Identities associated with a distinct “North and South” mentality, coupled with interdenominational debates about slavery, had already fueled a civil war. Wright explains that “the persecution of the new purificationism of the 1840s and the resulting division within each of these churches shows how conflicts over slavery and salvation are the arena for the ruin of the nation”. Understanding how to bring salvation throughout the United States created a division between all three major denominations. Presbyterians, Methodists, and Baptists. For some like Princeton theologian Charles Hodge, “abolition was a distraction, a heresy, and an obstacle to emancipation,” while new purificationists viewed people like Hodge as “opponents of purity” and therefore “opponents of the true gospel.” Wright rightly sees the division of denominations as a harbinger of the division of states and finds clout in John C. Calhoun, who stated: “All the things that bind the United States together, the strongest of those spiritual and ecclesiastical, consisted in the unity of major religious denominations that originally all comprised the entire Union. “But salvation required a pure nation, and the conflict over ties of salvation would lead to secession in the events of civil war.

The vivid accounts of the divide between religious organizations, both the ardent abolitionists and the proslav factions in early America, offered in this book explain and lay the foundation for the role of Christianity in the tensions of blacks attaining freedom American Civil War.

While Wright offers admirable precision on the struggle between Christian abolitionists and proslave leaders and the creation of their respective denominations, there is no discussion of their theological foundations that fueled their abolitionism or their proslavery commitments. Many, if not the majority, of the influential figures discussed in this paper are ministers whose reading of biblical texts has directly influenced their policies. Hence, one might assume their theological views that inspired or limited abolitionism would be discussed. However, Wright focuses on main characters, collective bodies and their reactions to institutional change.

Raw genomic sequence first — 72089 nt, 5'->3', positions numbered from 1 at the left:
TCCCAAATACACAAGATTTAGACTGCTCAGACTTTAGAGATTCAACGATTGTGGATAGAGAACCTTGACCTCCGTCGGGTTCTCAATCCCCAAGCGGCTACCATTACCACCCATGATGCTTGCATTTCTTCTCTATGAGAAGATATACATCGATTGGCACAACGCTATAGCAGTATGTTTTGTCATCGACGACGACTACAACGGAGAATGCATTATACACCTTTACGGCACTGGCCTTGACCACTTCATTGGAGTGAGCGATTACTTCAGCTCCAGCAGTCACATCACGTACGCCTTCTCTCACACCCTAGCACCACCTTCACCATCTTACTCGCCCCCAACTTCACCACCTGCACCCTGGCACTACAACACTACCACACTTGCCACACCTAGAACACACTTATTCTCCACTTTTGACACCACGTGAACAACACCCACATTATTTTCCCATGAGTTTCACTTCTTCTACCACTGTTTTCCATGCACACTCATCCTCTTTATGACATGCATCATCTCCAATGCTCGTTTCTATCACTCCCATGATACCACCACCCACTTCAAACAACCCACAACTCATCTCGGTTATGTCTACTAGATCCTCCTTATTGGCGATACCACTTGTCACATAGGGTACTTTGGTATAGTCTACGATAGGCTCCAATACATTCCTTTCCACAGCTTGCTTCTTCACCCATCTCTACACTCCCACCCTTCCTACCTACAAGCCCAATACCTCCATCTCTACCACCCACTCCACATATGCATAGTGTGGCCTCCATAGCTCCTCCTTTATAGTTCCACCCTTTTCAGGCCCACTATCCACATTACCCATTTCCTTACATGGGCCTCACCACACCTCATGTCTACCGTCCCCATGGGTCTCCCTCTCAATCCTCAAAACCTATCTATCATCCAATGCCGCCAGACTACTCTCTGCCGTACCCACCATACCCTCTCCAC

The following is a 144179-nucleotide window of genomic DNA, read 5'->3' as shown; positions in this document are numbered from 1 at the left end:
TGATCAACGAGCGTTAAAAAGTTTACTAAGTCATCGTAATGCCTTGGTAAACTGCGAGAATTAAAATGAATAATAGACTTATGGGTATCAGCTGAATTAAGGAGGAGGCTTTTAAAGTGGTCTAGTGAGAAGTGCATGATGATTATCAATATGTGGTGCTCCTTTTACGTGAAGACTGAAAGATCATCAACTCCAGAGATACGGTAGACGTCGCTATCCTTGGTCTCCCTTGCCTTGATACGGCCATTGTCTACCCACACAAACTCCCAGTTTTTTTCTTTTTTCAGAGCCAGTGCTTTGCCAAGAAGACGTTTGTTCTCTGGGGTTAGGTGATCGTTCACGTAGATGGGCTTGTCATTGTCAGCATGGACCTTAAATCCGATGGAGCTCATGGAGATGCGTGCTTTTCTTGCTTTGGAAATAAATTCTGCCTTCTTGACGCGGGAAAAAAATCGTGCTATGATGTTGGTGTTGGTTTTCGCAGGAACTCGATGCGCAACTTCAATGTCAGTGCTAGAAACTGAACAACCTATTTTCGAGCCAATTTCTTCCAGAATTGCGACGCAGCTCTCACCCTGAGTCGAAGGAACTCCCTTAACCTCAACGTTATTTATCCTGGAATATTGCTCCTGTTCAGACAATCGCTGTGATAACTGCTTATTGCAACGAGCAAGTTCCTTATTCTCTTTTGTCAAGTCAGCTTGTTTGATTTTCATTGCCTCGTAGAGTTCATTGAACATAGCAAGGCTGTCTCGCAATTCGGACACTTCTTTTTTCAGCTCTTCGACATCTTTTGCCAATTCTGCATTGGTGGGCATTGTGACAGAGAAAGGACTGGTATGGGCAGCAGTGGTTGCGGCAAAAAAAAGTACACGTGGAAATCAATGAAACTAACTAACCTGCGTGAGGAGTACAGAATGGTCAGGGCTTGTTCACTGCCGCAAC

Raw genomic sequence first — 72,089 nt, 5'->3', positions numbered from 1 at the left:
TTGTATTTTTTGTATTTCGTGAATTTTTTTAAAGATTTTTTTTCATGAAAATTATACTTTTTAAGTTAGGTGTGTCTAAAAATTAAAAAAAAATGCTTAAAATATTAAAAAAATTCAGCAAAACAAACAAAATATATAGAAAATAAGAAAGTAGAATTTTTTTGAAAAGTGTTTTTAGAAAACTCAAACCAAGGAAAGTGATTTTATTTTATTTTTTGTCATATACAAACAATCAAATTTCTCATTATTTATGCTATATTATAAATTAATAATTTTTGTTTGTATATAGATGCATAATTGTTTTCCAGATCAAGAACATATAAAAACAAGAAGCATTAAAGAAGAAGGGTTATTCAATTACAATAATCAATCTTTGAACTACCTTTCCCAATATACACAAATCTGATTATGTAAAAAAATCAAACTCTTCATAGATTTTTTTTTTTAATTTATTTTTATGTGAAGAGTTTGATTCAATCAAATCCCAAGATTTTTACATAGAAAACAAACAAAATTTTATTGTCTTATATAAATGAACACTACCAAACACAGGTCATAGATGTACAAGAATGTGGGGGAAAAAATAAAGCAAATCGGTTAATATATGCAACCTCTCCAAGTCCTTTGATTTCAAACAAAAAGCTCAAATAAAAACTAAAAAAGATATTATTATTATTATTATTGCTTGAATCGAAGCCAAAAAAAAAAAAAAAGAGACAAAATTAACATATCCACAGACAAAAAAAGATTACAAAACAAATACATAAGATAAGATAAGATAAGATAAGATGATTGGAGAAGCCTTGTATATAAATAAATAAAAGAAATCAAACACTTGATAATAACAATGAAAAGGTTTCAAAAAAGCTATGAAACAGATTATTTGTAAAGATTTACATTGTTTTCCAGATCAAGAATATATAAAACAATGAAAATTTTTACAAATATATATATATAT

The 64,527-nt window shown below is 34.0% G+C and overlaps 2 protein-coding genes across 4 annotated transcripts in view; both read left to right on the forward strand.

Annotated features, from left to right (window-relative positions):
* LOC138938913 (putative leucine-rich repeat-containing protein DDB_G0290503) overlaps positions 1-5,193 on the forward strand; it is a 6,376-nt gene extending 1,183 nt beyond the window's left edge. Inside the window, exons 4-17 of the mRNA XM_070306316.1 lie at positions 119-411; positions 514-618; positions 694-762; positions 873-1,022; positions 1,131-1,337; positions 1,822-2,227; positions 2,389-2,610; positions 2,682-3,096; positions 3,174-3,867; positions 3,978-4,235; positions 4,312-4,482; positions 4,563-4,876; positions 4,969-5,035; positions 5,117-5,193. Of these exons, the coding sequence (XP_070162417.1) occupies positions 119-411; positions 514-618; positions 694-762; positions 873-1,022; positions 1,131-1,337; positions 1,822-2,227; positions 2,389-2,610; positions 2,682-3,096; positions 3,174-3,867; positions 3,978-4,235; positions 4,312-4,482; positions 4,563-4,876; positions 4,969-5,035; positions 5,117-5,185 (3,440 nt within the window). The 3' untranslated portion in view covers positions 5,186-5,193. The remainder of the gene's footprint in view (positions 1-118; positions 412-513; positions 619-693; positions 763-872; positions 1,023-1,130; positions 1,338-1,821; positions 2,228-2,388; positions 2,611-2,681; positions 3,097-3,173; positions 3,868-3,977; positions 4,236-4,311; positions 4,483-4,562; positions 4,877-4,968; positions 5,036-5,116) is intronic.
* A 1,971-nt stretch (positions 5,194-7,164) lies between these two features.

For example, Wright argues that Samuel Hopkins’ doctrine of disinterested benevolence was central to the early New England abolitionist movement because it focused on the interests of African slaves rather than self-interest without, but not immersed in the theological or written context around Hopkins’ arrival on these ideas. After my count, there were only a few references to verses in Scripture; and it was mostly Psalm 48. In order for a paper to focus on the role of a particular religion in major events, it is expected that the texts (in this case Christian scriptures) be underlined as the basis of action. In addition, the volume focuses only on the roles of Protestant Christians. So the title can be a bit misleading if the reader expects the theological context or biblical or systematic belief system to be portrayed as shaping how Christianity inspired and limited American abolitionism, and not just Protestant organizational structures.

However, I really think Wright is up to something important here. He discovered uncharted territory for approaching the history of anti-slavery by viewing the events of abolitionism as Americans who saw salvation as a national duty that required their struggle to achieve it. In this way, Wright has shown how Protestant networks used organizational organs to both promote abolitionism and lay the foundations for civil war.

The vivid accounts of the divide between religious organizations, both the ardent abolitionists and the proslav factions in early America, offered in this book explain and lay the foundation for the role of Christianity in the tensions of blacks attaining freedom American Civil War. While this study is a microcosm within larger narratives of the history of slavery in America, it does not limit its appeal to those who have answers to the “how? What? Why? when? “in the early stages of abolitionism. Readers will enjoy this work as a precursor to later events in the nation’s struggle for emancipation, but will also see shocking similarities in America today. Wright’s Bond of Salvation is a story of the struggle for America, to find salvation – and if anything, this is a clear – and necessary – indication that what needs to be revealed in the webs of slavery, race, abolitionism, and religion in American history is not yet unraveled.